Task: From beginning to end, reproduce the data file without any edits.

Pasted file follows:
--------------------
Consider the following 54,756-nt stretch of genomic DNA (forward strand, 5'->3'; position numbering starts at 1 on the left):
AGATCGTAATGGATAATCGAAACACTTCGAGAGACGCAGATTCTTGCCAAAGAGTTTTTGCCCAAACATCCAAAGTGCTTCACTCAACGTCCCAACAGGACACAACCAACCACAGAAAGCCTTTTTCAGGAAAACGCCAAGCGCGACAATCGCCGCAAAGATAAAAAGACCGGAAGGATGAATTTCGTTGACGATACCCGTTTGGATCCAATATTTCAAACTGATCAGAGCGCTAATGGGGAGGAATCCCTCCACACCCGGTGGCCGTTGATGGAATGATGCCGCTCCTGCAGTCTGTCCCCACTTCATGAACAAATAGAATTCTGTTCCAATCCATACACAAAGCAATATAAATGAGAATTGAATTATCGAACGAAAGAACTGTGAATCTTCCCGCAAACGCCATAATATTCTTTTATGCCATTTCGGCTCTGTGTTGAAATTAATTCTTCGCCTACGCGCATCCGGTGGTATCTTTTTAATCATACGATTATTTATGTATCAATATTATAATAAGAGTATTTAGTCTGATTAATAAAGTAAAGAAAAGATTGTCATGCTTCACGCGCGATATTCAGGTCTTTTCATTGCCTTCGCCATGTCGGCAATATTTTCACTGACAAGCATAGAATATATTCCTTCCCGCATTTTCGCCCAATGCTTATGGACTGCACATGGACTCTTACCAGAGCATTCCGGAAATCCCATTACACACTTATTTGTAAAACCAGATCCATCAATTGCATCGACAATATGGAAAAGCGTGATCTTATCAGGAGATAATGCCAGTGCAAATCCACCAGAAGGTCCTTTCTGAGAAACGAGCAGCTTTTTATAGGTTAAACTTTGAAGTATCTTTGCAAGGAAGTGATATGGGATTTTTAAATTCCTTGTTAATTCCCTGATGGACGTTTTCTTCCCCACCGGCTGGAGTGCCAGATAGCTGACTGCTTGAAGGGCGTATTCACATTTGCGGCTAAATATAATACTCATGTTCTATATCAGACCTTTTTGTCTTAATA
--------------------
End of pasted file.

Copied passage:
Consider the following 54,756-nt stretch of genomic DNA (forward strand, 5'->3'; position numbering starts at 1 on the left):
AGATCGTAATGGATAATCGAAACACTTCGAGAGACGCAGATTCTTGCCAAAGAGTTTTTGCCCAAACATCCAAAGTGCTTCACTCAACGTCCCAACAGGACACAACCAACCACAGAAAGCCTTTTTCAGGAAAACGCCAAGCGCGACAATCGCCGCAAAGATAAAAAGACCGGAAGGATGAATTTCGTTGACGATACCCGTTTGGATCCAATATTTCAAACTGATCAGAGCGCTAATGGGGAGGAATCCCTCCACACCCGGTGGCCGTTGATGGAATGATGCCGCTCCTGCAGTCTGTCCCCACTTCATGAACAAATAGAATTCTGTTCCAATCCATACACAAAGCAATATAAATGAGAATTGAATTATCGAACGAAAGAACTGTGAATCTTCCCGCAAACGCCATAATATTCTTTTATGCCATTTCGGCTCTGTGTTGAAATTAATTCTTCGCCTACGCGCATCCGGTGGTATCTTTTTAATCATACGATTATTTATGTATCAATATTATAATAAGAGTATTTAGTCTGATTAATAAAGTAAAGAAAAGATTGTCATGCTTCACGCGCGATATTCAGGTCTTTTCATTGCCTTCGCCATGTCGGCAATATTTTCACTGACAAGCATAGAATATATTCCTTCCCGCATTTTCGCCCAATGCTTATGGACTGCACATGGACTCTTACCAGAGCATTCCGGAAATCCCATTACACACTTATTTGTAAAACCAGATCCATCAATTGCATCGACAATATGGAAAAGCGTGATCTTATCAGGAGATAATGCCAGTGCAAATCCACCAGAAGGTCCTTTCTGAGAAACGAGCAGCTTTTTATAGGTTAAACTTTGAAGTATCTTTGCAAGGAAGTGATATGGGATTTTTAAATTCCTTGTTAATTCCCTGATGGACGTTTTCTTCCCCACCGGCTGGAGTGCCAGATAGCTGACTGCTTGAAGGGCGTATTCACATTTGCGGCTAAATATAATACTCATGTTCTATATCAGACCTTTTTGTCTTAATA